JERUSALEM -- Israeli Prime Minister Ariel Sharon remained in an induced coma early today and battling for his life, hospital officials said, after more than eight hours of surgery to stop severe bleeding in his brain from the stroke he suffered Wednesday night.
Israelis offered prayers for the recovery of Sharon, 77, but there was growing awareness that his larger-than-life career as one of the country's foremost military and political leaders was drawing to a close.
Doctors at Hadassah-Ein Kerem Hospital, where Sharon underwent the surgery, said he was in serious but stable condition and would remain in the drug-induced coma for up 72 hours to "recover from severe trauma."
Only then, said Dr. Shlomo Mor-Yosef, Hadassah's director general, would physicians be able to assess the damage to the prime minister's physical and cognitive abilities. "We are fighting for the life of the prime minister, with no compromise," Mor-Yosef said last night.
While there were many questions about Sharon's chances of survival, political leaders began preparing themselves and the country for life without him.
Ehud Olmert, Sharon's deputy prime minister, officially assumed Sharon's powers during an emergency Cabinet meeting yesterday morning. Sitting beside Sharon's empty chair at the head of a large oval table, Olmert assured Israelis that the government would continue to function despite Sharon's absence.
"This is a difficult time and we -- all of us -- will be up to the task," said Olmert, a former mayor of Jerusalem and close confidant of Sharon's.
Still, there was unease created by the sudden turn of events. Sharon's deteriorating health comes less than three months before a general election that the prime minister's new centrist party had been heavily favored to win.
Israel's stock market tumbled more than 5 percent yesterday.
Palestinians meanwhile are scheduled to hold parliamentary elections Jan. 25, although Israel's refusal to allow Palestinians living in East Jerusalem to vote and the uncertain prospects of the long-dominant party, Fatah, might lead Palestinian officials to postpone the election.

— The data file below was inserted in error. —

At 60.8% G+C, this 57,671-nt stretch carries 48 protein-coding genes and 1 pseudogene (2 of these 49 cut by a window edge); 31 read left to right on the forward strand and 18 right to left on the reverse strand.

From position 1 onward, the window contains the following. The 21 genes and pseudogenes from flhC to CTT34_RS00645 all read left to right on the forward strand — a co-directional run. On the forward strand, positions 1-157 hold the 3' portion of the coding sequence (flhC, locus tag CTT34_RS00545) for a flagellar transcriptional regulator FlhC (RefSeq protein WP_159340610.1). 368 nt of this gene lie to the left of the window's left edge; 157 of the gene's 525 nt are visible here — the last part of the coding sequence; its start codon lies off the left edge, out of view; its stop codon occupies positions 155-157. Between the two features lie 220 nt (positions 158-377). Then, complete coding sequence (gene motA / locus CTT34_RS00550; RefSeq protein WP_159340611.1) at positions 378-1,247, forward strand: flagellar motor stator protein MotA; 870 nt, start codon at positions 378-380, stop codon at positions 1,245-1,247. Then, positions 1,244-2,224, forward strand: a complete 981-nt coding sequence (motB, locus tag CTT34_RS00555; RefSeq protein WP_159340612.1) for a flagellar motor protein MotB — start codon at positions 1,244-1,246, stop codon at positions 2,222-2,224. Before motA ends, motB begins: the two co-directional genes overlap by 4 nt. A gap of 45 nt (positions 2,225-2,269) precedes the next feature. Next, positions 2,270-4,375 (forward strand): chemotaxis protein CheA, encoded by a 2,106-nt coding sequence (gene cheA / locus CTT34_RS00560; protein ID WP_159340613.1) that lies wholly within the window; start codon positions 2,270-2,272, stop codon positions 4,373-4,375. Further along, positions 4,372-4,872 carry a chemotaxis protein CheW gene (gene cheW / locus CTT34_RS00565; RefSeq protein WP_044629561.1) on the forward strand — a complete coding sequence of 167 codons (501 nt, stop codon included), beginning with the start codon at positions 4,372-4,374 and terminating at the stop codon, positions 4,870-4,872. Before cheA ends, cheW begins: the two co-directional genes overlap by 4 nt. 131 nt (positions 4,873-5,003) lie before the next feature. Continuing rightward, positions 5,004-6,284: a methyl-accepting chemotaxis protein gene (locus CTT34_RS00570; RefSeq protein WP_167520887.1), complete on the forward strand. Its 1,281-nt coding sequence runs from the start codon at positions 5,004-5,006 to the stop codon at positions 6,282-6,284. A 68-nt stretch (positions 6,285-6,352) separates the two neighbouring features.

Palestinians, like Israelis, acknowledged that Sharon's unique stature, and his ability to convince his countrymen to follow him. Mahmoud Abbas, head of the Palestinian Authority, said he was following Sharon's condition with "great worry," and last night he telephoned Olmert to express his concern for the prime minister.
Other Palestinian officials said they worried about the future of the peace process without Sharon representing Israel. "On a purely humanitarian level we feel sorry for Mr. Sharon," Palestinian Deputy Prime Minister Nabil Sha'ath told reporters. "Politically, it will increase the uncertainty we are facing to get back to the peace process.
"It is highly unpredictable to tell what will happen."
There were conflicting reports last night about Sharon's medical condition. Responding to reports that Sharon was brain-dead, Mor-Yosef said that Sharon's pupils were reacting to light, evidence that his brain is still functioning. Mor-Yosef also told reporters that the surgery was conducted on the right side of the brain, making it less likely that speech and comprehension would be affected.
Yesterday, many medical experts offered little hope that Sharon, given his age and health problems, would be able to return to his duties as prime minister.
"The chances of living after a massive brain event is small to begin with and the ability to function reasonably or even to return to the basic previous state of functioning is even smaller," Dr. Zvi Ram, head of neurosurgery Ichilov Hospital in Tel Aviv, told Israeli Radio. "The prognosis is not good."
Israel's two chief rabbis asked Jews to recite psalms and pray for Sharon's health. Saying "we are very, very worried," Ashkenazi Chief Rabbi Yona Metzger said he was praying for "mercy from Heaven."
Sharon suffered his second stroke in a month as he appeared to be at the height of his political powers. And Israelis seemed shaken by the prospect of moving ahead without him.
"Israel will have to part in one way or another from its father figure," commentator Yair Lapid said in yesterday's edition of Yedioth Ahronoth, Israel's largest daily newspaper. "Even if Sharon will miraculously recovers it is clear now he will not be here always to take care of us."
Once reviled by his critics as a reckless military commander and a Cabinet minister who ushered the country into a costly war in Lebanon, Sharon rescued his reputation and his career, becoming prime minister in 2001.
Entering office during a Palestinian uprising that included suicide bombings and other attacks by militants, Sharon promised to deliver security and peace. He fortified Israel by building a controversial barrier separating the West Bank from Israel to stop suicide bombing and attacks by Palestinian militants.